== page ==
Ashridge
Ashridge is an estate and house in Hertfordshire, England; part of the land stretches into Buckinghamshire and it is close to the Bedfordshire border. It is situated in the Chiltern Hills, an Area of Outstanding Natural Beauty, about two miles (3 km) north of Berkhamsted and twenty miles (32 km) north west of London. Surrounding villages include Aldbury, Pitstone, Ivinghoe, Little Gaddesden, Nettleden, Frithsden and Potten End. The estate comprises 20 square kilometres (5,000 acres) of woodlands (known as Ashridge Forest), commons and chalk downland which supports a rich variety of wildlife. It also offers a good choice of waymarked walks through outstanding country. The estate is currently owned by the National Trust. It should not be confused with Asheridge, which is a hamlet about five miles (8 km) south-west, the other side of Berkhamsted.

Ashridge Priory
In mediæval times it was the location of an Ashridge Priory founded in 1283 by Edmund, 2nd Earl of Cornwall, who had a palace here.

The Egerton Family
In 1604 the estate became the property of the Thomas Egerton. In 1848 the estate passed to the Earls Brownlow, another strand of the Egerton family , and then in 1921 it was split, with the land passing to the National Trust, while the house and garden was acquired by speculators. In 1928 Urban Hanlon Broughton purchased the house as a gift for the Conservative Party intended to commemorate Andrew Bonar Law.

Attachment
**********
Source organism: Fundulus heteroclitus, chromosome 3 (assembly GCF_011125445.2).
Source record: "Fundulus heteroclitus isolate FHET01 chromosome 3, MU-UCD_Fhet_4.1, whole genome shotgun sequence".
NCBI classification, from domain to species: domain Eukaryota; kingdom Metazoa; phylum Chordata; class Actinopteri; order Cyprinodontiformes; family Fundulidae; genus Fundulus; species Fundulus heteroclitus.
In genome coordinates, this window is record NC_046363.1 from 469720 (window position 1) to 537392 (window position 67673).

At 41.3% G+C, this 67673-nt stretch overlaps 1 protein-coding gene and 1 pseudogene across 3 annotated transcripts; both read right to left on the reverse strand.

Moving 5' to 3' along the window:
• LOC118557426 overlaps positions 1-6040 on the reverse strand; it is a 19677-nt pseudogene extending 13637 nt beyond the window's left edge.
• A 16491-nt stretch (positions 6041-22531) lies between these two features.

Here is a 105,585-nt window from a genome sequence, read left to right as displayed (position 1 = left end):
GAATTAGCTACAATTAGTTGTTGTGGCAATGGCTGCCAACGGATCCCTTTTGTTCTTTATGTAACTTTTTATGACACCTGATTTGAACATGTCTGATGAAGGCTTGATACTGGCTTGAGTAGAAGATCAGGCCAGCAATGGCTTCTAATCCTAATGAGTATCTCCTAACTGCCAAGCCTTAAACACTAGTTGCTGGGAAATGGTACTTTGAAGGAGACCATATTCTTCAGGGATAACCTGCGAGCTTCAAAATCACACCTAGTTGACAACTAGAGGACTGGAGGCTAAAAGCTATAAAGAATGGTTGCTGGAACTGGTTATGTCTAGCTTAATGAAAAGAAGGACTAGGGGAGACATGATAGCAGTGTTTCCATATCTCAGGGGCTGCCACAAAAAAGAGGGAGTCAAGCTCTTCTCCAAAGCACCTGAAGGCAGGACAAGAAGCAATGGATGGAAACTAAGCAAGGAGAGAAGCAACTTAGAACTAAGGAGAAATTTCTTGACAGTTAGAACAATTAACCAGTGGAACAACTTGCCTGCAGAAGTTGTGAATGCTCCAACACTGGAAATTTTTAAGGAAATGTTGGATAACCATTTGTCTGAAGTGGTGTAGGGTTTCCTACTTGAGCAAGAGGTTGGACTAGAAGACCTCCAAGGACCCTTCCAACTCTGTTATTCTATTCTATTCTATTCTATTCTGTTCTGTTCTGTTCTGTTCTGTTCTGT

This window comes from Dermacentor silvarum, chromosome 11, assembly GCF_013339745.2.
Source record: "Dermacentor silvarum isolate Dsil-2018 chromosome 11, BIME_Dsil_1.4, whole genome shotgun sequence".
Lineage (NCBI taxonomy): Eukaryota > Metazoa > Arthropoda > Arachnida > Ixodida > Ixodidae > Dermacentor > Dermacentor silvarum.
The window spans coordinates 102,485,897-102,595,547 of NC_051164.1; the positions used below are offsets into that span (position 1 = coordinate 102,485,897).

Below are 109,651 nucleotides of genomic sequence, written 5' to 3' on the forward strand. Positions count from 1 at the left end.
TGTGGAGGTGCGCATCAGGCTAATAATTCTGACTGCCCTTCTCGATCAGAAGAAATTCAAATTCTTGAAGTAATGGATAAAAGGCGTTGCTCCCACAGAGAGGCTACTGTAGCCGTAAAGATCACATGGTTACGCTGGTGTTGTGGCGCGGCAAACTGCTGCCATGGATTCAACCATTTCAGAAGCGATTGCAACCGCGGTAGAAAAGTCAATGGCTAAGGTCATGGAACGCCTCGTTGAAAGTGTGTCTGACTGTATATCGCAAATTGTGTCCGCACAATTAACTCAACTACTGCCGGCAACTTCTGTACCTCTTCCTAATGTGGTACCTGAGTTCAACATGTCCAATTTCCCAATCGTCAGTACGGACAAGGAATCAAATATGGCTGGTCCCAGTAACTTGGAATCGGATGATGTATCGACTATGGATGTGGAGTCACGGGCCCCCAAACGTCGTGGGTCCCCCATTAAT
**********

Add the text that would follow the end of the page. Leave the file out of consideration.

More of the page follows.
Bridgewater Monument
The Bridgewater Monument ( grid reference SP970131 ) is a tower on the Ashridge estate, built in 1832 in memory of Francis Egerton, 3rd Duke of Bridgewater (1736”“1803), "the father of inland navigation". It is 108 feet (33 m) tall, with 170 steps inside, designed by Sir Jeffry Wyattville in a Doric style. It overlooks the village of Aldbury and the Grand Union Canal. It was built away from Ashridge House as his mother wanted "not to see or be reminded of my infernal son"

Ashridge Business School
In 1959 Ashridge College was re-launched to provide management training, and is now Ashridge Business School.

Use in Films
Ashridge Common has been featured many times in film and television series due to its distinction as an area of natural beauty. Scenes for Sleepy Hollow , Jonathan Creek and Harry Potter and the Goblet of Fire were filmed in Ashridge's Frithsden Beeches wood. The Ashridge House, which is now Ashridge Business School has been featured in films such as The Dirty Dozen .

Golf Club
Part of the estate became Ashridge Golf Club in 1932, and had Henry Cotton as its club professional in the late 1930s, including his most successful year 1937.

Ashridge Commons and Woods
Ashridge Commons & Woods ( grid reference SP975135 ) is a 640.1 hectare (1581.7 acre) Biological Site of Special Scientific Interest. The site was notified in 1987 under the Wildlife and Countryside Act 1981 and lies on the Buckinghamshire and Hertfordshire border and is home to much semi-natural vegetation. As well as this, the site has extensive areas of woodland, grass and plantations. The site supports bird-breeding community which as both country and national different species of birds.

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